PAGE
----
3 Common Pitfalls of Contract Management and How to Fix Them
If you don’t know when work is supposed to happen, it probably won’t.
The contract management process is complicated enough for your company not to address pitfalls that happen time and time again. In the rush for completing current contracts and finding leads to generate new ones, most companies ignore optimizing their current process(es). As a matter of fact, most companies appear to abide by the maxim “this is the way we have been doing these for years”.
Here are 3 common pitfalls of contract management and how to fix them.
1. Not Allowing Time for Internal Reviews
Project managers know this pitfall quite well. The client meets with your team for the first time and provides a contract delivery deadline. The project manager then develops a schedule with appropriate periods for internal reviews from the client and the company side. A couple of meetings and emails later, the client pushes up the deadline by several days/weeks/months. Chaos ensues, and the first impulse from the project manager is to slash all internal review times by half, if not completely.
This example reflects the fact that many businesses don’t understand what true collaboration means. Both sides are equally guilty for thinking unilaterally; the client lacks the vision of how an accelerated schedule impacts the final product, and the company selects arbitrary periods of time for internal review(s).
The pitfall of not allowing time for internal reviews results in a lack of focus on data other than the delivery date. Particularly with paper-based contract management systems, bottlenecks are created because there is not a bilateral understanding of the required internal review times for different levels of approval. The solution is to use a professional contract management system that shows the entire contract lifecycle, task relationships, and required review times. A contract management system that provides a bird eye’s view of these three elements to both parties allows both parties to focus on data and not just assumptions.
2. Failing to Delineate Client Responsibilities
While we may love to dump the blame of most contract management nightmares on the client, we must realize that clients may simply be unintentionally causing problems. Clients typically use the information provided to them, and if that information is incomplete, they may not have a full picture of the contract lifecycle.
Your client needs to know:
- The full schedule of the contract lifecycle
- The expected deadlines for deliverables
- When they need to provide feedback on deliverables
- How many revisions they get per deliverable
- What the allotted internal review time is
- What the impact of missing deadlines will be
Some clients may demand several rounds of revisions or take a long time to provide feedback because your team did not provide specifics for these items.
A major goal of contract management software is to ensure that its commitments and obligations to customers and suppliers are not only clearly visible but also available for the right people in the organization so they are quickly acted upon. Look for a contract management solution that offers features to track and process negotiation steps using integrated action items.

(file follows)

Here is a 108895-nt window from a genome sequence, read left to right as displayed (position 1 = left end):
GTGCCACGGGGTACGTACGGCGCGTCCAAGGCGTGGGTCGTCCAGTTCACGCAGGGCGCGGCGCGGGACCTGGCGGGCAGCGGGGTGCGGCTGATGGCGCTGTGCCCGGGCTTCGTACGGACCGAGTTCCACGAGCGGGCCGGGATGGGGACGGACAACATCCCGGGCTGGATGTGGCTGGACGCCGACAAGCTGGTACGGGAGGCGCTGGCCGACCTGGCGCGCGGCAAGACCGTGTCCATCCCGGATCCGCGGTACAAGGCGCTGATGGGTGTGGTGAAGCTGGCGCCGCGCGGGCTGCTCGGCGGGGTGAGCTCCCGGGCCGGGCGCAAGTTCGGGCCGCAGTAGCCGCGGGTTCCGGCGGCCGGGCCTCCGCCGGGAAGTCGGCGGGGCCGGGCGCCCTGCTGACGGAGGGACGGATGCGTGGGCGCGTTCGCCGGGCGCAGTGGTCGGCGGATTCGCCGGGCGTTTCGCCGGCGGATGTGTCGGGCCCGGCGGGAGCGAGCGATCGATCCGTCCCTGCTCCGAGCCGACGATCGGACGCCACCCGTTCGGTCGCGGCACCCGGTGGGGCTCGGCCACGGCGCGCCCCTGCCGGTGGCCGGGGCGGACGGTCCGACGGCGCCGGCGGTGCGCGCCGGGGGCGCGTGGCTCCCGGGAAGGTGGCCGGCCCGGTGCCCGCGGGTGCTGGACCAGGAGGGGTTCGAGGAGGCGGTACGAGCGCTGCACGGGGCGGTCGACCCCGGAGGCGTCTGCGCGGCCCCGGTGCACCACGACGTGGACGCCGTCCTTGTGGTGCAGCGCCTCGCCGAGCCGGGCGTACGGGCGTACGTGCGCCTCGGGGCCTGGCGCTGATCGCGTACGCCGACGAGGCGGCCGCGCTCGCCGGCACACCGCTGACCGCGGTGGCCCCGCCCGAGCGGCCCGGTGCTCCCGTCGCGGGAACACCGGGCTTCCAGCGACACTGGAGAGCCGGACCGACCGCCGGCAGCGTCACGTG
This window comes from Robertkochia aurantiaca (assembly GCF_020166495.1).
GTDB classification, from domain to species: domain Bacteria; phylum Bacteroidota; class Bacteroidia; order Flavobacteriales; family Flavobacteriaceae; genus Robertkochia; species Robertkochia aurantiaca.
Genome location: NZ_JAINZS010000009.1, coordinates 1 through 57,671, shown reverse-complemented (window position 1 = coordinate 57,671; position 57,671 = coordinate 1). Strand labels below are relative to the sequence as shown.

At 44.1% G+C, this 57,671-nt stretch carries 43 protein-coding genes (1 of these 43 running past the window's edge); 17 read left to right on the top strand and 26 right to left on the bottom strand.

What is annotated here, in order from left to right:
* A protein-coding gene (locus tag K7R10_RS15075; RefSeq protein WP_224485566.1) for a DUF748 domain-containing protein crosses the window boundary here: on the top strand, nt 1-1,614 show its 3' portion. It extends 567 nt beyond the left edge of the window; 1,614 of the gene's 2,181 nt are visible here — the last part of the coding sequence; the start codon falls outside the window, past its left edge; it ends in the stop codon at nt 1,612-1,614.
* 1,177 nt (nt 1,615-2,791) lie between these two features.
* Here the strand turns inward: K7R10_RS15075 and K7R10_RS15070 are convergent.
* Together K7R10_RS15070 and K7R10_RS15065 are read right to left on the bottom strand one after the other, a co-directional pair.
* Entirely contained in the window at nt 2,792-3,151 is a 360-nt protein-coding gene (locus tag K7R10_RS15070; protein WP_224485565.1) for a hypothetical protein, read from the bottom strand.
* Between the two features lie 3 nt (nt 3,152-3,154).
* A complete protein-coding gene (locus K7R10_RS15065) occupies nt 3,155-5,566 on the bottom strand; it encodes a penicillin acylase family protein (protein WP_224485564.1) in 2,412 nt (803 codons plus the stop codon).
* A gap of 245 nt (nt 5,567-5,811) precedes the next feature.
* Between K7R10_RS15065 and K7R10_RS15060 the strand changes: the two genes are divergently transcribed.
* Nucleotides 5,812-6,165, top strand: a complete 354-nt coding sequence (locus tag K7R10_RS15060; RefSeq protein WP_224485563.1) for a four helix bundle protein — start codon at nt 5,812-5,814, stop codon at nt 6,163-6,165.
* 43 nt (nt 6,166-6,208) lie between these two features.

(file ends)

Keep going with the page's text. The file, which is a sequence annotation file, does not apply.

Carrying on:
These action items need to show:
- Party responsible for task
- Description of task
- Position of task within contract lifecycle
- Time allotted for task
- Number of allowed revisions (if applicable)
As you can see, the first and second most common pitfalls from contract management are dependent on each other. The client may not provide enough time for internal review, but it may be due to his or her lack of knowledge of what the required amount of time is for internal review. By scheduling automated email alerts for each party involved in the task, you can make sure that everybody is working on the same schedule.
3. Lacking a Contingency Plan
Even when you provide appropriate internal review periods and clearly indicate the client’s responsibilities, you still need to be prepared when things do not go as planned. Unexpected events can occur, and you should be prepared to handle them.
Here are some specific contract management scenarios that require a contingency plan. Each article below addresses how to implement appropriate contingency plans for each one:
- Preventing Hidden Value Leakage in M&A Transactions
- How to Prevent the Subcontracting “Squeeze”
- How to Improve SOW Change Management
- How to Implement Risk Management in Your Contracts
- Avoiding the Worst Mistakes in Government Contracting
Not allowing enough time for internal reviews, failing to delineate client responsibilities, and lacking contingency plans are some of the most common pitfalls in contract management. Using a contract management solution like Contract Logix would allow your company to address these pitfalls and manage your contracts more efficiently.